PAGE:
for God is for me.-Ps. 56:9.
David? the sweet singer of Israel,
has set down for us in the expression
of his own emo
tions and expe
riences tho heart
of the believer's
comfort and assur
ance. Tlie Psalms
contain the voice
cf the spiritual
life of one who
with God in the
midst of a world
opposed to him.
In the above text
there is much of
comfort and as
surance for thc
one beset by the
foes of righteous
ness and truth.
The Need of Safety.
This psalm declares in the second
verse "they be many that fight against
me" and this is echoed hy every Chris
tian's heart The world with its in
finite variety of subtle temptations,
adding huge stores of fuel to the pride
of life, appealing In such crafty ways
of the Christian's natural self; the
flesh with Its never-ending tug and
pull drawing one in multitudinous
ways to its desires and the devil with
his unnumbered wiles and devices
leading into the avenues which appear
so good and even religious, which yet
are the paths toward death. Numer
ous indeed are the hosts of enemies.
Malignant too these enemies are offer
ing no quarter, showing no mercy but
as this psalm says they "would daily
swallow me up." They are as persist
ent as they are numerous and malig
nant. There is no respite from theil
attacks; they are "fighting daily," con
tinually. Surely there is need of safetj
for the Christian in the midst of these
The Time of Safety.
Our text says "when I cry unto thea, j
then shall mine enemies turn back."
In his desire to teach us the Lord j
seems to permit us to go on fighting j
with our own strength, struggling with j
our weakness, striving to win in the j
unequal strife until we come one of old
to the end of self and self's power and
cry "0 wretched man that I am." But
while he permits this, it is only that he
may lift us up in victory and makes
us superior to all the attacks however
bitter and hard pressed they may be.
It has been well said that "the end
of self .is God s beginning" for "when
I am weak then am I strong" Strong
no longer in the power of my own res
olutions and the force of my will, but
strengthened with the might of the
God who is omnipotents When the
Christian comes to the end of self,
with bis back to the wall and with a
realization of Ids insufficiency, then
he cries to the almighty one and finds
swift deliverance from all his foes.
The Certainty of Safety.
The psalmist has had sufficient ex
perience to be assured that this is no
mere pious and beautiful thought but
out of the furnace of personal history
Comes th?.- frlatl confidant rin^iny cry
"this I know." The Christian need
not merely hope for safety with the
uncertainty of human hope, but with
thc Divine assurance founded on the
immutability of tho eternal power of
Ged. "If God be for us who can be
against us," is the Apostle's word in
Romans 8:31. Beyond peradventure,
without the shadow of doubt the Chris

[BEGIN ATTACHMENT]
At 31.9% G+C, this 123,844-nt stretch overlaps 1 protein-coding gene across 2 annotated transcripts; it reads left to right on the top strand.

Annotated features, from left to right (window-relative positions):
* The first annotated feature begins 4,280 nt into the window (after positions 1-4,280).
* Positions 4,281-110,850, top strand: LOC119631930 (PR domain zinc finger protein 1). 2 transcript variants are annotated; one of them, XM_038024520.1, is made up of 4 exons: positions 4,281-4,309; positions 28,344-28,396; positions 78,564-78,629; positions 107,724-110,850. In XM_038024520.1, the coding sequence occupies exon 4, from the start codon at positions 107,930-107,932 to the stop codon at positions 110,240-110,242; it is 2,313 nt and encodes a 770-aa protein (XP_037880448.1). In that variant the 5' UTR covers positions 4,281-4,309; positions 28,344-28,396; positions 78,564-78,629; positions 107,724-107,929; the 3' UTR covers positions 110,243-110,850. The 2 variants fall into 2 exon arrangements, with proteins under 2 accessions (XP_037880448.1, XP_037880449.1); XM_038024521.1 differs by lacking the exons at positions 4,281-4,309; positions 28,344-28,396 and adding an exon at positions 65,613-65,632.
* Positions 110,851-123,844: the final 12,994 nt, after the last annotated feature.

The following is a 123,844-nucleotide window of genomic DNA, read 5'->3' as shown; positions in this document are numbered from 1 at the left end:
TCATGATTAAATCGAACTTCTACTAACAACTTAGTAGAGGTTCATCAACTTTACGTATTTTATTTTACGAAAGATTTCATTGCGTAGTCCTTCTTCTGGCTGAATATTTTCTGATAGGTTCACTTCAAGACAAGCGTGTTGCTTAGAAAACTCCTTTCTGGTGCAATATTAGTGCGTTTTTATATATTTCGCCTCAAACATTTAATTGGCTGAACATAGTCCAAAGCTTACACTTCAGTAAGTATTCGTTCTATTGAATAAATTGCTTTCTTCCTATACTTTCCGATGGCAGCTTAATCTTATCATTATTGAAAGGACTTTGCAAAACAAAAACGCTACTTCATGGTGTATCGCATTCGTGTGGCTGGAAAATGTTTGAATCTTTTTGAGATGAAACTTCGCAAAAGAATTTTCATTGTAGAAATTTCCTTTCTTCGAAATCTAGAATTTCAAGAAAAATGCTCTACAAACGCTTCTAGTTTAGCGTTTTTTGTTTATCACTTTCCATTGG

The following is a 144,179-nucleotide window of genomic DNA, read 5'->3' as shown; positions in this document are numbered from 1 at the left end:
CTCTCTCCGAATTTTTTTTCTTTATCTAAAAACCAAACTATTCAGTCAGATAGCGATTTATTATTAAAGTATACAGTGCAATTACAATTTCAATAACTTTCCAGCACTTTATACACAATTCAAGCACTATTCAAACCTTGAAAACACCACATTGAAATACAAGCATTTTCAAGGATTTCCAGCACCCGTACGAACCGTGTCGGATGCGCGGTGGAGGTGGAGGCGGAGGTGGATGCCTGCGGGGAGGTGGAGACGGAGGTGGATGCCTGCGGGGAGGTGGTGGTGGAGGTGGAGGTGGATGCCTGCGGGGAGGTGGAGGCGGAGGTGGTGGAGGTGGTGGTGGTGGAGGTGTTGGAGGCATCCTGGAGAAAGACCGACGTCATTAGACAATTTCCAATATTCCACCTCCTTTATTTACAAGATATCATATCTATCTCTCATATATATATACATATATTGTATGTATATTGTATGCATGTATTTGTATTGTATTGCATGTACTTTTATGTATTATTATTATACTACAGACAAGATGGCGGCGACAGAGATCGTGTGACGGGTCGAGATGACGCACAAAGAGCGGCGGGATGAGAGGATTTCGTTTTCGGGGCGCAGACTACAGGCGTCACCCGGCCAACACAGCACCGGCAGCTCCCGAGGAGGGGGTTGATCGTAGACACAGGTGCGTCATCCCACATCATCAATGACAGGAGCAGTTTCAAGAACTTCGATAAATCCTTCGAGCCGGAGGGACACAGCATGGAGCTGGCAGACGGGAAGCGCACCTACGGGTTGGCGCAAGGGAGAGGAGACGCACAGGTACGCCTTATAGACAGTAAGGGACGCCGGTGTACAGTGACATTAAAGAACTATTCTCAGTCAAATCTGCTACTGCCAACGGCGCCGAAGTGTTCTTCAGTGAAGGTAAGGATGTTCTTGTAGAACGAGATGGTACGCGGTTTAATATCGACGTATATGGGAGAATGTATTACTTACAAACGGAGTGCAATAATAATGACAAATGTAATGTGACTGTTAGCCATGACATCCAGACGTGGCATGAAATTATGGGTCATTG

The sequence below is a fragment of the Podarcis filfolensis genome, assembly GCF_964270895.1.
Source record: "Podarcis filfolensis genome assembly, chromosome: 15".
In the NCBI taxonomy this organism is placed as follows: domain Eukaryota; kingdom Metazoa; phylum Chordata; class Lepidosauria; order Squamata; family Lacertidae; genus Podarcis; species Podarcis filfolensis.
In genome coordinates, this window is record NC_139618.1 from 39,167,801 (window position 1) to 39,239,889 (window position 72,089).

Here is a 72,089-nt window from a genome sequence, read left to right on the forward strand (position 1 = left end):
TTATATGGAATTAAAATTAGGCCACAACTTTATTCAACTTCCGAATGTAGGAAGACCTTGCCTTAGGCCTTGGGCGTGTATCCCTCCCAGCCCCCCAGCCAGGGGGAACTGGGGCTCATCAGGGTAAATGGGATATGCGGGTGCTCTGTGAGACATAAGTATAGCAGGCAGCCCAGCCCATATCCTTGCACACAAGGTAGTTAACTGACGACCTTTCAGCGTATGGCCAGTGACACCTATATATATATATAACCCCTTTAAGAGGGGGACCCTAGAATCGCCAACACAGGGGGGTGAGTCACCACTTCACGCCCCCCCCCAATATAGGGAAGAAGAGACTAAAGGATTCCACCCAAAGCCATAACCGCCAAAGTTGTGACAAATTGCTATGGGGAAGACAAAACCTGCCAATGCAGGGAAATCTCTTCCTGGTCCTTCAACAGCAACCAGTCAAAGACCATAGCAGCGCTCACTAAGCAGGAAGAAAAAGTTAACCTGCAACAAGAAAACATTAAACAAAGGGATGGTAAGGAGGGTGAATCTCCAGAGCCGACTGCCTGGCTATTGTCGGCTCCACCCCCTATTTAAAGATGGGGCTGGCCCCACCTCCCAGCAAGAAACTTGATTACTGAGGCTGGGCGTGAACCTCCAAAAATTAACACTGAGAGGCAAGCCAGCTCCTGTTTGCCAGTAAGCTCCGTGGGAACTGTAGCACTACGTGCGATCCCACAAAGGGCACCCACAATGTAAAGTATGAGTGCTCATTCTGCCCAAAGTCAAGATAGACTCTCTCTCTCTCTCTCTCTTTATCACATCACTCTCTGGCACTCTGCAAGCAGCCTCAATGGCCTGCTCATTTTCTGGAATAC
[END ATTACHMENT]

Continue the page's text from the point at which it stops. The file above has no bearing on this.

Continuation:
tian may know that when he cries
unto the Lord, then will his enemies
turu back. Not merely because he is
u good man, not because he is a spe
cial favorite with high heaven, not
because he has some special inlluence
with God but because God has said,
"I will never leave thee, I will never
fail thee." Relyiug therefore on tho
omnipotent power and the unbreak
able promise of the Almighty God he
can say "I know."
The Cause of Safety.
The cause or reason of the believer's
safety does not depend on the believ
er's own strength nor ability, but in
the simple fact that God ls for him.
God was fer him v^hen Christ died for
him upon the cross. The less is al
ways included in the greater and "He
that spared not his own son, but de
livered bim up, for us all, how shall
he not with him freely give us all
things?" Rom. 8:32.
God was for the believer when
Christ died, he was for the believer
when salvation was bestowed, he was
for him when he was brought into the
family of God and being now one of
the father's children in Christ, God
will be for him in the time of danger
to provide safety from all his enemies.
Oh, that the children of God might
learn to believe "when I cry unto thee
then will mine enemies turn back:
this I know ; for God is for me."
Bond of Sympathy.
To be real, and yet trustful-sober,
yet full cf hope in our views and an
ticipations of life-ls one secret means
of conformity to the mind and will of
God. And such a temper of soul has
the further unspeakable blessing, that
it connects our life with the lifo of
our Lord, and forces a bond of sym
pathy and union Rith hlrn,--Bey. T. T.
tuai Insurance Asso
Property Insured $2,500,000.
WRITE OR CALL on the under
signed for any information you may
desire about our plan of insurance.
We insure your property against
FIRE, WINDSTORM or LIGHT
and do so cheaper than any Com
pany in existence.
Remember, we are prepared to
prove to you that ours is the safest
and cheapest plan of insurance